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Psychedelic Learning

St. Joseph's Villa uses a small grant for disabled children in a most unexpected way.

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This is some funky pad, but you won't find college kids partying here. The room's designed for a different kind of student — children with developmental disabilities such as mental retardation, brain damage or autism.



A visitor may look at the "tactile board" with dangling chains and textured cloths, the malleable goop and metal Slinkies and see only toys. But for disabled children, each touchable element is a subtle lesson in such things as cause and effect, hand-eye coordination, even self-expression, Bridget Baldwin says.



Baldwin is the co-director of the Respite Care Center at St. Joseph's Villa on Brook Road, which provides care for disabled children in afternoon programs, on weekends and during the summer.



Finding ways to motivate and teach the center's 100 clients, ages 5 to 22, is a challenge, Baldwin says. Left to themselves, some will even hit themselves or bang their heads against walls because of their desire for stimulation. Hence the multisensory room, completed recently with a $5,000 grant from Knights of Virginia Assistance for the Retarded, a charity run by the Knights of Columbus.



The most basic sensory room startup kits advertised in industry catalogs cost $5,000, plus an extra $2,000 to $4,000 for a tactile board, Baldwin says — hardly priced for a nonprofit organization. So the staff got creative. Counselors built their own tactile board from a sheet of plywood, and Baldwin hit sales at the novelty store Spencer's Gifts for the lamps and gadgets.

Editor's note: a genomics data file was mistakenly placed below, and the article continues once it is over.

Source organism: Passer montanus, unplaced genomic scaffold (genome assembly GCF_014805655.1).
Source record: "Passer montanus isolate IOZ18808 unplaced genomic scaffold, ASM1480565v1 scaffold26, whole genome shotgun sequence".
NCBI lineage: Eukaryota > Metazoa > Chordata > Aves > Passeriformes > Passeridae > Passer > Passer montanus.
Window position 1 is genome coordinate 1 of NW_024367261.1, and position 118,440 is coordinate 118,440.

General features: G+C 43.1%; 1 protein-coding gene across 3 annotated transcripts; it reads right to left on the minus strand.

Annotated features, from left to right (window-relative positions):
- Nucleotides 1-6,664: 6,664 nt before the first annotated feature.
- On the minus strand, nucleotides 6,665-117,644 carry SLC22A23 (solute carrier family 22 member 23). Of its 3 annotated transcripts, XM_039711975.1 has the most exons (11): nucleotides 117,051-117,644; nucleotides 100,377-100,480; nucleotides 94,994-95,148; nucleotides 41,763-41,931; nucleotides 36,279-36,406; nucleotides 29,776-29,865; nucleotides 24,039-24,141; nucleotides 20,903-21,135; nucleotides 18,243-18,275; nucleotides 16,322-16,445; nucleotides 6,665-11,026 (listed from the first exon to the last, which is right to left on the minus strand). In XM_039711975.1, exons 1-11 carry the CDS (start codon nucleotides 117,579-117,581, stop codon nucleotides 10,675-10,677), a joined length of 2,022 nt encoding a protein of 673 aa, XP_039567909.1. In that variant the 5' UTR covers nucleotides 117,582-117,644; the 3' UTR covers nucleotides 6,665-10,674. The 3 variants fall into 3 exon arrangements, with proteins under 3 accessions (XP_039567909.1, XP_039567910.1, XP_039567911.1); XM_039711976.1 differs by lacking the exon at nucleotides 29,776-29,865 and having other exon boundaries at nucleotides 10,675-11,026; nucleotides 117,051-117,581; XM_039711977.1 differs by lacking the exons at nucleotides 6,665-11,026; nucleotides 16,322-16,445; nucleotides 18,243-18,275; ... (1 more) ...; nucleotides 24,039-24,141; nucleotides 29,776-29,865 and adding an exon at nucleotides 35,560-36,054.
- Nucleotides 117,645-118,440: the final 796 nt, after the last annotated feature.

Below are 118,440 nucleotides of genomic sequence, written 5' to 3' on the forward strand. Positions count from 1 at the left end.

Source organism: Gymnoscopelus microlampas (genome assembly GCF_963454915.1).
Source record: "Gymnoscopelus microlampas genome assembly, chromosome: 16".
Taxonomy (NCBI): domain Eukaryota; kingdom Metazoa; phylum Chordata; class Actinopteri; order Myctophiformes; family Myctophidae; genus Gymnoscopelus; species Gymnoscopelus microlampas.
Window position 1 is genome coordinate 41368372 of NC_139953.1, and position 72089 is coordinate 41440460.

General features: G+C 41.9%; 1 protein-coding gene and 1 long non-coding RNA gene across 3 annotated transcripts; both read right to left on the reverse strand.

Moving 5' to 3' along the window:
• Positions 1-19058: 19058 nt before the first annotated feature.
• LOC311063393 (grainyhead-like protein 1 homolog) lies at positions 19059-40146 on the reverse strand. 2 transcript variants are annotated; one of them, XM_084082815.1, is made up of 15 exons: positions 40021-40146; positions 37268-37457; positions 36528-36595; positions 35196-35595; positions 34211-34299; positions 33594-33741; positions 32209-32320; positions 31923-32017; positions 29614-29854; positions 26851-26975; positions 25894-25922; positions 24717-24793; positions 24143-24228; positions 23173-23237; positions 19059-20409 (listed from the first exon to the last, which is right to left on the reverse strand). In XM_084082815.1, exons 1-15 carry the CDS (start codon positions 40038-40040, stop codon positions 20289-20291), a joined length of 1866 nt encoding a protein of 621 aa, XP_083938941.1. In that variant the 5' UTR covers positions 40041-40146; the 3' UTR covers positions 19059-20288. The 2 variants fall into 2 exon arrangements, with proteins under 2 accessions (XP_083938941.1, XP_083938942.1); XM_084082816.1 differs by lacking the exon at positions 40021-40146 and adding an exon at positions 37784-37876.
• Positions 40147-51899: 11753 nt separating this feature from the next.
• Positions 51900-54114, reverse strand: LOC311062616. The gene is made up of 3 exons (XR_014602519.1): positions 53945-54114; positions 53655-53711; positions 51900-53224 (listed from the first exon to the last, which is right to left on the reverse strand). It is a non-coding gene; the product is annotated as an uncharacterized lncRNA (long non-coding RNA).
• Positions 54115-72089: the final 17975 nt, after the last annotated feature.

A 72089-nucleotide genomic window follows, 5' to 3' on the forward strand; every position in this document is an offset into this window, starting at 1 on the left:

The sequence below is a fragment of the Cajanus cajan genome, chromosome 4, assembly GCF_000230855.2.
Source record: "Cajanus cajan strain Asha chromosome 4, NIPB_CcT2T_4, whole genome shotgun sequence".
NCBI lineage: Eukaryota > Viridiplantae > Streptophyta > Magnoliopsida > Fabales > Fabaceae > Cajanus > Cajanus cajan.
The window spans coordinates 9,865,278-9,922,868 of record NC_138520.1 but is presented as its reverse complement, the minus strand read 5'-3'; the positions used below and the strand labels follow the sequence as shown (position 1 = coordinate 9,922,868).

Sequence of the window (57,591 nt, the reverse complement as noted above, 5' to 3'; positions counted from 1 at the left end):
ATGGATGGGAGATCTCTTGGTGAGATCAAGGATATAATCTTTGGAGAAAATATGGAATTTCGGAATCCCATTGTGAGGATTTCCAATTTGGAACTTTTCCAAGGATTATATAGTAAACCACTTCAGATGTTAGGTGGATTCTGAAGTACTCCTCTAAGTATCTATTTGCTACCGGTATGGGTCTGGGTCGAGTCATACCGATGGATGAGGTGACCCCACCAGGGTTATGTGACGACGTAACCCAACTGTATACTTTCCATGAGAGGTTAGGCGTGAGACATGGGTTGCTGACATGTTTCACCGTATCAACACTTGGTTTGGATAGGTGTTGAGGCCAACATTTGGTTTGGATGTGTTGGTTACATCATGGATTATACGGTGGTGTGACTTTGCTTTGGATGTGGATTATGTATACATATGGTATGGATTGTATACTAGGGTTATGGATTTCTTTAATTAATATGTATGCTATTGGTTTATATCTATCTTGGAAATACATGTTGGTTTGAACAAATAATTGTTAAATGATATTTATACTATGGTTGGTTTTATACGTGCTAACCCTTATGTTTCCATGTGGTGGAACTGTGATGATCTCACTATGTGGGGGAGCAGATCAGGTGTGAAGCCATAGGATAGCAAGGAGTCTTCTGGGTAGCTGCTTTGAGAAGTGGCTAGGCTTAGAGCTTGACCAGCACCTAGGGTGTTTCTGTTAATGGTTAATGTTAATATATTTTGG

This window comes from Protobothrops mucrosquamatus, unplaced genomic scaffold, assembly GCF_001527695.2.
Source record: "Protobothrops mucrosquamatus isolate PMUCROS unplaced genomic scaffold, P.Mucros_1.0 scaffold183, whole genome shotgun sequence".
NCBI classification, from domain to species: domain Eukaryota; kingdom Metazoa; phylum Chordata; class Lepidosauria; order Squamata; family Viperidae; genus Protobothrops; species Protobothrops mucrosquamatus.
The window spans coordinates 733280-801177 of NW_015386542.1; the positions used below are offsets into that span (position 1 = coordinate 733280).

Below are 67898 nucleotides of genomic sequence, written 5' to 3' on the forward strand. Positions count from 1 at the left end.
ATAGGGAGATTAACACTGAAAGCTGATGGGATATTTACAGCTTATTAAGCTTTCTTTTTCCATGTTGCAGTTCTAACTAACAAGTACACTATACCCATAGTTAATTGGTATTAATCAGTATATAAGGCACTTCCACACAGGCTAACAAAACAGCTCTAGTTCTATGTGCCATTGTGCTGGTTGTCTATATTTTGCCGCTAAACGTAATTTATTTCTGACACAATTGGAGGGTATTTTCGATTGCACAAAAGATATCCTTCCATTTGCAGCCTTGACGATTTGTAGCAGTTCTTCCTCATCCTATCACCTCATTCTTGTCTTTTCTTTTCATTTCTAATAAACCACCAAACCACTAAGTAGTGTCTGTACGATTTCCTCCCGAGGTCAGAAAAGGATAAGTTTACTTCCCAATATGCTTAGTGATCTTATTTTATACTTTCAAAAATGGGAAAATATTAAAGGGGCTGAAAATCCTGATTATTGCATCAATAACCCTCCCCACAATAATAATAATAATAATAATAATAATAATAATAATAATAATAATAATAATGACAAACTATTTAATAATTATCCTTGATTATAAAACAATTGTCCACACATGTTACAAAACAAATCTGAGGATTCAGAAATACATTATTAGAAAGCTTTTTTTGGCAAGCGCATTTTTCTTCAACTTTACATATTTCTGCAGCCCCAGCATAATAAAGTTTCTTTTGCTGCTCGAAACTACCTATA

Rachel Mertz, public-relations and marketing director at St. Joseph's, says that this type of multisensory room, designed to build the mind more than muscles, is the only one she knows of in the area.



Since the room is so new, Baldwin says, only a few kids have been inside (always supervised by at least one staff member). The door's supposed to be kept locked, but recently a boy found it open and wandered in, Baldwin says. Staff quickly retrieved him, but he was thrilled to have caught a sneak peek, she says. "He would not stop," Baldwin says, chuckling. "He just kept going on: 'That room is so cool. That room is so cool.'" S





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